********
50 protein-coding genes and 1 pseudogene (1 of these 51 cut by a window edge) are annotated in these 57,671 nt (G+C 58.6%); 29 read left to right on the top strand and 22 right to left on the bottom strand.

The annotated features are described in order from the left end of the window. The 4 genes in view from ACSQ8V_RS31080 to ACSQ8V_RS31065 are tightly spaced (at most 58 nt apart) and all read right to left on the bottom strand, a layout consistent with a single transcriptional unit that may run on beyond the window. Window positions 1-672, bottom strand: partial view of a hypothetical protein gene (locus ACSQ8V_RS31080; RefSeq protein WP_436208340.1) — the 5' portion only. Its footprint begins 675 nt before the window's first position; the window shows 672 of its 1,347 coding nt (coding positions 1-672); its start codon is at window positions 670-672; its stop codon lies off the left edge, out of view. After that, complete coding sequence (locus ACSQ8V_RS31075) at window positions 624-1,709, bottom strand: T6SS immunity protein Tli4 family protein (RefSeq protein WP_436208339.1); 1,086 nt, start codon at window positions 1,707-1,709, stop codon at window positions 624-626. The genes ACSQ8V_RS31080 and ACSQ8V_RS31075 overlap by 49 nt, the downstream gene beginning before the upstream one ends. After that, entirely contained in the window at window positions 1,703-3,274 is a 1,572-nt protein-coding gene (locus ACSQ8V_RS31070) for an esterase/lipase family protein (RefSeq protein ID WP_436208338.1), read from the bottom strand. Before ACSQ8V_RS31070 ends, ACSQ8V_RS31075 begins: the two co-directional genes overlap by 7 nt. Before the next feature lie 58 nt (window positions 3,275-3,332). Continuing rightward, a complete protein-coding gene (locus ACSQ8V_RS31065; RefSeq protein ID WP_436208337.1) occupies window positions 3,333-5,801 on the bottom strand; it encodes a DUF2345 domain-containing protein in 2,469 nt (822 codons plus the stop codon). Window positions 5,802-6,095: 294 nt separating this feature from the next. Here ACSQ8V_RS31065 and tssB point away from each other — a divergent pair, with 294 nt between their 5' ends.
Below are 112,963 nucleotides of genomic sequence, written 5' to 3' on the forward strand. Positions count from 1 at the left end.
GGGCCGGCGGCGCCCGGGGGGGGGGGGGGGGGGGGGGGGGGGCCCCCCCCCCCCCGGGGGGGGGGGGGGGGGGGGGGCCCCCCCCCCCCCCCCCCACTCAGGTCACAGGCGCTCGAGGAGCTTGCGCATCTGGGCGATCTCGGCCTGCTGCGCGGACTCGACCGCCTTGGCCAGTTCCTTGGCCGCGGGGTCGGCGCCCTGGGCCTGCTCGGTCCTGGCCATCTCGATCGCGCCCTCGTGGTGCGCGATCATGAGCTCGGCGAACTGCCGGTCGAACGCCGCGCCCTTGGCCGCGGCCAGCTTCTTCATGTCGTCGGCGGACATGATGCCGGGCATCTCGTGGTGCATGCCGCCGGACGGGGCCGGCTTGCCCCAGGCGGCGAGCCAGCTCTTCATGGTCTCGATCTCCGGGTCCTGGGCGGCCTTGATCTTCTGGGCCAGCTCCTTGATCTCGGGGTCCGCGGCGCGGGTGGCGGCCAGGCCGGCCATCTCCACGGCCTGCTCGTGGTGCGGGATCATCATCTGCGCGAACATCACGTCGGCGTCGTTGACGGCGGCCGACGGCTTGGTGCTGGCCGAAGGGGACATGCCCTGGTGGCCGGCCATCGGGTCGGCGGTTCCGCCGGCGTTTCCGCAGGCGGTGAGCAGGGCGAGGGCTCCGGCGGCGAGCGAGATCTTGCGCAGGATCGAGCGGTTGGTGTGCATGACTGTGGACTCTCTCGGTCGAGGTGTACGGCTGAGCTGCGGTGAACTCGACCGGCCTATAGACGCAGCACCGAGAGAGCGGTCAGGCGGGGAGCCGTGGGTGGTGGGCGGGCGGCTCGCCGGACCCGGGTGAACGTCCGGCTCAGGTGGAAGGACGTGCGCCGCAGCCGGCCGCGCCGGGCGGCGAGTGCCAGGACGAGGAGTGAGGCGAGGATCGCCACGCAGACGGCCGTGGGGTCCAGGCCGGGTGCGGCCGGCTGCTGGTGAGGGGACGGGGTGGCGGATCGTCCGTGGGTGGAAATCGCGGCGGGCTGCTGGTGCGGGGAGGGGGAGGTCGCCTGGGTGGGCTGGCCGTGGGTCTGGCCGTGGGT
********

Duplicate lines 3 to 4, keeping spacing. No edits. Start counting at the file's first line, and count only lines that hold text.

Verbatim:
Below are 112,963 nucleotides of genomic sequence, written 5' to 3' on the forward strand. Positions count from 1 at the left end.
GGGCCGGCGGCGCCCGGGGGGGGGGGGGGGGGGGGGGGGGGGCCCCCCCCCCCCCGGGGGGGGGGGGGGGGGGGGGGCCCCCCCCCCCCCCCCCCACTCAGGTCACAGGCGCTCGAGGAGCTTGCGCATCTGGGCGATCTCGGCCTGCTGCGCGGACTCGACCGCCTTGGCCAGTTCCTTGGCCGCGGGGTCGGCGCCCTGGGCCTGCTCGGTCCTGGCCATCTCGATCGCGCCCTCGTGGTGCGCGATCATGAGCTCGGCGAACTGCCGGTCGAACGCCGCGCCCTTGGCCGCGGCCAGCTTCTTCATGTCGTCGGCGGACATGATGCCGGGCATCTCGTGGTGCATGCCGCCGGACGGGGCCGGCTTGCCCCAGGCGGCGAGCCAGCTCTTCATGGTCTCGATCTCCGGGTCCTGGGCGGCCTTGATCTTCTGGGCCAGCTCCTTGATCTCGGGGTCCGCGGCGCGGGTGGCGGCCAGGCCGGCCATCTCCACGGCCTGCTCGTGGTGCGGGATCATCATCTGCGCGAACATCACGTCGGCGTCGTTGACGGCGGCCGACGGCTTGGTGCTGGCCGAAGGGGACATGCCCTGGTGGCCGGCCATCGGGTCGGCGGTTCCGCCGGCGTTTCCGCAGGCGGTGAGCAGGGCGAGGGCTCCGGCGGCGAGCGAGATCTTGCGCAGGATCGAGCGGTTGGTGTGCATGACTGTGGACTCTCTCGGTCGAGGTGTACGGCTGAGCTGCGGTGAACTCGACCGGCCTATAGACGCAGCACCGAGAGAGCGGTCAGGCGGGGAGCCGTGGGTGGTGGGCGGGCGGCTCGCCGGACCCGGGTGAACGTCCGGCTCAGGTGGAAGGACGTGCGCCGCAGCCGGCCGCGCCGGGCGGCGAGTGCCAGGACGAGGAGTGAGGCGAGGATCGCCACGCAGACGGCCGTGGGGTCCAGGCCGGGTGCGGCCGGCTGCTGGTGAGGGGACGGGGTGGCGGATCGTCCGTGGGTGGAAATCGCGGCGGGCTGCTGGTGCGGGGAGGGGGAGGTCGCCTGGGTGGGCTGGCCGTGGGTCTGGCCGTGGGT